Fears of terrorism grow as search for plane continues
The FBI, Interpol and China's ministry of public security were all investigating the disappearance of Malaysian Airlines Flight MH370 last night, as fears grew that it had been the victim of a terrorist attack.
Deepening the sense of mystery surrounding the fate of the plane, Malaysia's air force chief said "the military radar indicated that the aircraft may have made a turn back" – while others seized upon a 2012 report that showed a 3ft section of its wing had been damaged and later repaired after a "minor collision".
In what could be the first potential breakthrough, a Vietnamese search-and-rescue plane said it had spotted two pieces of debris about 50 miles south-west of Tho Chu Island.
One Malaysian official, baffled by the lack of evidence 48 hours after the accident, said it "appears to indicate that the aircraft is likely to have disintegrated at around 35,000 feet".
But aviation experts said it was impossible to know whether the plane disintegrated until wreckage was found, which could take days. More ominous questions emerged about who was on board the Beijing-bound flight after the Malaysian authorities said as many as four passengers may have used fake or stolen passports. Interpol said it was "examining additional suspect passports" and the FBI was helping Malaysian investigators in identifying the four.
Hishamuddin Hussein, the Malaysian transport minister, said the authorities "do not want to jump the gun", but had "informed the counter-terrorism units of all relevant countries".
Investigators are also reviewing the CCTV footage of the passengers at Kuala Lumpur airport.
There is a brisk trade in stolen passports in South East Asia and Interpol currently has 39 million stolen or lost passports in its database – equivalent to the population of Poland.
"Any flight of that size in Asia would be carrying a couple of people with false passports," said Clive Williams, a counter-terrorism expert at Macquarie university in Australia.
"When you think about the number of passports that have been stolen or gone missing around the world, it could be related, but it is probably not."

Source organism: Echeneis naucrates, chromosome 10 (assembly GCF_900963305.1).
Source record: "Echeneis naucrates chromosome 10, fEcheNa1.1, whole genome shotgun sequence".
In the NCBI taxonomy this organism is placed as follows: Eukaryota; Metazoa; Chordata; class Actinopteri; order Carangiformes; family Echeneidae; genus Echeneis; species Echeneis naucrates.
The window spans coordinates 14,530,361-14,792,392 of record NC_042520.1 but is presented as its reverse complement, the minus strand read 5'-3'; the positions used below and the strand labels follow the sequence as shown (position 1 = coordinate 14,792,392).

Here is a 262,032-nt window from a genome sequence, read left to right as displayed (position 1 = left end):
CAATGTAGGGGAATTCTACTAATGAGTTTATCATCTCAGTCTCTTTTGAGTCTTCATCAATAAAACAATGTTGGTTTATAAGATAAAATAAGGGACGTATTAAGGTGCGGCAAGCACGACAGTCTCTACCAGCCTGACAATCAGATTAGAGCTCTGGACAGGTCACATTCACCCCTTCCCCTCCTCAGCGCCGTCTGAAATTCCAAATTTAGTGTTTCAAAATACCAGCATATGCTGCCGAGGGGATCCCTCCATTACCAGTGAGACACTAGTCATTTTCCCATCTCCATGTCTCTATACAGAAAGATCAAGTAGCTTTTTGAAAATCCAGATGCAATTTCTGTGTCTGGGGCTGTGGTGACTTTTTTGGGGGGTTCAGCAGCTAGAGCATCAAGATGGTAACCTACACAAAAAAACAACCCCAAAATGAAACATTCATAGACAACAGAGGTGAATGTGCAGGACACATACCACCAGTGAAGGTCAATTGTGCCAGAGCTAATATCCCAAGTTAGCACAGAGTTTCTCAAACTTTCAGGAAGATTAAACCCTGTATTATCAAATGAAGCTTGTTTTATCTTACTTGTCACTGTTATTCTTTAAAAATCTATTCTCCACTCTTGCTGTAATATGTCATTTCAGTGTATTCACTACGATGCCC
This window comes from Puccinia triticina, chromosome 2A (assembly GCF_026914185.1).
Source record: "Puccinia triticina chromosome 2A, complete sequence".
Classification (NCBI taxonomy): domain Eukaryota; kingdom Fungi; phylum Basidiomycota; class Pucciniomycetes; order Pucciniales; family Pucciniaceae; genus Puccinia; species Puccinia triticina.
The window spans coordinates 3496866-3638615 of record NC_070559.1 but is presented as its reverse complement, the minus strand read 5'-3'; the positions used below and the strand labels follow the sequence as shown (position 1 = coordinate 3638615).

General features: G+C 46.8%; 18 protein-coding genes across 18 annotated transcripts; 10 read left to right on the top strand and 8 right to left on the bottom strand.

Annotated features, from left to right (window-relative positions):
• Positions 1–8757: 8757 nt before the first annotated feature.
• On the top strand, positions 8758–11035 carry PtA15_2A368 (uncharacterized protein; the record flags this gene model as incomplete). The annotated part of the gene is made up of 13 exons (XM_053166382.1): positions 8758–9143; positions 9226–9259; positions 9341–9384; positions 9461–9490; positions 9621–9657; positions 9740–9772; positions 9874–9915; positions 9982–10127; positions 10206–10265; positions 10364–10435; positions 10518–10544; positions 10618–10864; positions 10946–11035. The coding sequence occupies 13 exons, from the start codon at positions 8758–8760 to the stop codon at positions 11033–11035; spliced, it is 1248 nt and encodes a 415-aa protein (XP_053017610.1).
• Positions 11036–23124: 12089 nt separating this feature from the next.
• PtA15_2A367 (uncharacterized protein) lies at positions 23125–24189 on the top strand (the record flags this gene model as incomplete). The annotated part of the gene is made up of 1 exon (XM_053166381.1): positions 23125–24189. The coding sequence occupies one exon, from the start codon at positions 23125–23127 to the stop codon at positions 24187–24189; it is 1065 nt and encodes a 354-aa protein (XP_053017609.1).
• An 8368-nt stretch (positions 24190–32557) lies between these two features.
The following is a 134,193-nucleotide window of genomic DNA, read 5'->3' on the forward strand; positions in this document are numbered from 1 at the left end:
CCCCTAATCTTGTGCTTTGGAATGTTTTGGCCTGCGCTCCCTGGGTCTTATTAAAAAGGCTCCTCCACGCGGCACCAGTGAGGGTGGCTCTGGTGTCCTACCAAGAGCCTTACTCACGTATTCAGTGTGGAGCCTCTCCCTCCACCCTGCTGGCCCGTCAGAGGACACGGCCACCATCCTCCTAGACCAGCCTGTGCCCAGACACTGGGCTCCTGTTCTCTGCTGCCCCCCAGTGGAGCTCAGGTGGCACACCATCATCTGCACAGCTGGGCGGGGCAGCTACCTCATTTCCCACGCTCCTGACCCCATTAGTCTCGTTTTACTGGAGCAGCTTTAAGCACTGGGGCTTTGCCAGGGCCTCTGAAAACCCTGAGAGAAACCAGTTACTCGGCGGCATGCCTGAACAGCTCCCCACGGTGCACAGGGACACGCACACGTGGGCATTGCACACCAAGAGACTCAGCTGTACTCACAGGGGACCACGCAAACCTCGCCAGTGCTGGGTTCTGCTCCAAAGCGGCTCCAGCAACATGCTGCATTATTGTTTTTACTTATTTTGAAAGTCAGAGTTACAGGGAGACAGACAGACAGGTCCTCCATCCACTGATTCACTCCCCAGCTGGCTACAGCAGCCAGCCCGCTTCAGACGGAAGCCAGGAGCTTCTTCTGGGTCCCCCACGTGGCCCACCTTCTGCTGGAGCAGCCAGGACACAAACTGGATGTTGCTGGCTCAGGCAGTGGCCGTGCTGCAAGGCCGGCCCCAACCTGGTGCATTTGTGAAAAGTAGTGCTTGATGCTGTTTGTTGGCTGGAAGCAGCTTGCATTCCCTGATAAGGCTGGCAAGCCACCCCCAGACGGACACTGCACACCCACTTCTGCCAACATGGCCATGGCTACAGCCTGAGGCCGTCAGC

However, others said if it was a coincidence, it was a remarkable one.
"What are the chances that one person boards a Malaysia Airlines plane on a stolen Caucasian passport?" asked one aviation expert who asked not to be named.
"Maybe it is one in a thousand. Two? One in a million," he added.
Initially, Malaysia Airlines had played down the use of two stolen passports, saying that any passengers headed to Beijing would have had to apply for a Chinese visa.
However, reporters confirmed with China Southern, the code-share airline that made the bookings for the men travelling under the names "Luigi Maraldi" and "Christian Kozel", that both were merely transiting in Beijing and did not require a visa.
Two separate ticketing agents at the airline confirmed that the men were booked to fly onwards from Beijing at 11.55am on March 8 to Amsterdam on a KLM flight in economy.
The real Luigi Maraldi appeared at a police station in the Thai town of Phuket to clarify that he had lost his passport while renting a motorcycle in the area last year. He said the woman in the shop had told him she had given his passport to another Italian man.
Hugh Dunleavy, an executive vice-president at Malaysia Airlines, said it was not the carrier's responsibility to validate a passport.
"We just need to make sure that if we see a passport, it doesn't look like it has been forged and it has a legitimate visa. If it all looks legitimate and everything else about the customer is legitimate we will load them on the plane," he said.
Another airline spokesman added that all the photographs had matched the passports of the passengers.
But the Malaysian authorities have promised to tighten security at Kuala Lumpur after criticism that it had grown lax in recent years. (© Daily Telegraph, London)